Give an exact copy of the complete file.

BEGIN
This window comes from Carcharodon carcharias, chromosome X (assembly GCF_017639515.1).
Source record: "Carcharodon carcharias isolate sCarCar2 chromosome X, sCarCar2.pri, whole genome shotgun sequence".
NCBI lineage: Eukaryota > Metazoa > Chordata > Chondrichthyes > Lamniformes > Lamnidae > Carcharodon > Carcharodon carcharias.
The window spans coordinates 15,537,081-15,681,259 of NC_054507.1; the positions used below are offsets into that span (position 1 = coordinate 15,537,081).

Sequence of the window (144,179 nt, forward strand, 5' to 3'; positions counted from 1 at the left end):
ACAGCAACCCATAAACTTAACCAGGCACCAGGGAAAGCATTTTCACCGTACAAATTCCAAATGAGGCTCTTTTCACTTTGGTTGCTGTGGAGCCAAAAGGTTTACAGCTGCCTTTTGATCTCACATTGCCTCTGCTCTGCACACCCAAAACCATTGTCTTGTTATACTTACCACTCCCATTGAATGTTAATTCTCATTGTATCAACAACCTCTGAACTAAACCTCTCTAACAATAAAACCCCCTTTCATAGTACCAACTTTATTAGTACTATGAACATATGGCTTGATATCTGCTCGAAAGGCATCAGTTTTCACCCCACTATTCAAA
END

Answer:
This window comes from Carcharodon carcharias, chromosome X (assembly GCF_017639515.1).
Source record: "Carcharodon carcharias isolate sCarCar2 chromosome X, sCarCar2.pri, whole genome shotgun sequence".
NCBI lineage: Eukaryota > Metazoa > Chordata > Chondrichthyes > Lamniformes > Lamnidae > Carcharodon > Carcharodon carcharias.
The window spans coordinates 15,537,081-15,681,259 of NC_054507.1; the positions used below are offsets into that span (position 1 = coordinate 15,537,081).

Sequence of the window (144,179 nt, forward strand, 5' to 3'; positions counted from 1 at the left end):
ACAGCAACCCATAAACTTAACCAGGCACCAGGGAAAGCATTTTCACCGTACAAATTCCAAATGAGGCTCTTTTCACTTTGGTTGCTGTGGAGCCAAAAGGTTTACAGCTGCCTTTTGATCTCACATTGCCTCTGCTCTGCACACCCAAAACCATTGTCTTGTTATACTTACCACTCCCATTGAATGTTAATTCTCATTGTATCAACAACCTCTGAACTAAACCTCTCTAACAATAAAACCCCCTTTCATAGTACCAACTTTATTAGTACTATGAACATATGGCTTGATATCTGCTCGAAAGGCATCAGTTTTCACCCCACTATTCAAA